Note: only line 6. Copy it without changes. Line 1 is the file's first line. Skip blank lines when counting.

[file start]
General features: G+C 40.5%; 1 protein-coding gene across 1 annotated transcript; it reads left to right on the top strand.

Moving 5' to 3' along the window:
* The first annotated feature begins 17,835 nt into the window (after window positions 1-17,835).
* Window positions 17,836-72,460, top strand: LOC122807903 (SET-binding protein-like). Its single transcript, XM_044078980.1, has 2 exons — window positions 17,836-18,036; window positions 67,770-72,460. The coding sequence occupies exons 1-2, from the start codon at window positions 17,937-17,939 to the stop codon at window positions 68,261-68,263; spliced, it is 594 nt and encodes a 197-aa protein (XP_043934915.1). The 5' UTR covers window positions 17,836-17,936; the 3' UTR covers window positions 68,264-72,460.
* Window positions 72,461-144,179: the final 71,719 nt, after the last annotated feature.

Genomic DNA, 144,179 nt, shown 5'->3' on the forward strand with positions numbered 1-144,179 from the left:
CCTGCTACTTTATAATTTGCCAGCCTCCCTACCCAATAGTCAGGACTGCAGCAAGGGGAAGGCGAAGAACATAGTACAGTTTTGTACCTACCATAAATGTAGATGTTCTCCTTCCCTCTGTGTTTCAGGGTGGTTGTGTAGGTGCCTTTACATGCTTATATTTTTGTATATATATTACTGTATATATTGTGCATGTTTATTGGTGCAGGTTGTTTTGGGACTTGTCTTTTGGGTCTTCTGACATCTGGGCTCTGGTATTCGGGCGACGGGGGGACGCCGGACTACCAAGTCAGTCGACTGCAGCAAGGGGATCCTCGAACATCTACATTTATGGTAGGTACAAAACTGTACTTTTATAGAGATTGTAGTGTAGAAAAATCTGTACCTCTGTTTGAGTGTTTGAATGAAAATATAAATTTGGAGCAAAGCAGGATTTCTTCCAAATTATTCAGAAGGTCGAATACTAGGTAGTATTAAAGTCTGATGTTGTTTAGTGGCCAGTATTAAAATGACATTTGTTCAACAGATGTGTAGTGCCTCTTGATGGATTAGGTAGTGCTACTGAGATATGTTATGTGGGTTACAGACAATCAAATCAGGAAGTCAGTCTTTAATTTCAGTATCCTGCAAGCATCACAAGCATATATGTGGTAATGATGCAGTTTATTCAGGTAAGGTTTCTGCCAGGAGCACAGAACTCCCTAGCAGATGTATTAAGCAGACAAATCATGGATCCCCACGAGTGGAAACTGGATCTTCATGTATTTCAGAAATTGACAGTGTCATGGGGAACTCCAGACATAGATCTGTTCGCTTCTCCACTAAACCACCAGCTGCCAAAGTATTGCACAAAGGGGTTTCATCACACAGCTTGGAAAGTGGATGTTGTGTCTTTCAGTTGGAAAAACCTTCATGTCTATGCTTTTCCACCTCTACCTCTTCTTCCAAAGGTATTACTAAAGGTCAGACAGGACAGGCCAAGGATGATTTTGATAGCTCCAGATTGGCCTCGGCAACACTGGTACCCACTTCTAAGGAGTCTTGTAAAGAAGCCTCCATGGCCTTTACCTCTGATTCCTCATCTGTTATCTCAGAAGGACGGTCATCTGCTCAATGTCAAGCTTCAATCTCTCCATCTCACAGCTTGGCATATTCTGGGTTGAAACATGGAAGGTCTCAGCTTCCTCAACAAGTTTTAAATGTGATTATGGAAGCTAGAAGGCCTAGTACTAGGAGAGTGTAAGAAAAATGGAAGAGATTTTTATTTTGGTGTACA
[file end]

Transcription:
Genomic DNA, 144,179 nt, shown 5'->3' on the forward strand with positions numbered 1-144,179 from the left: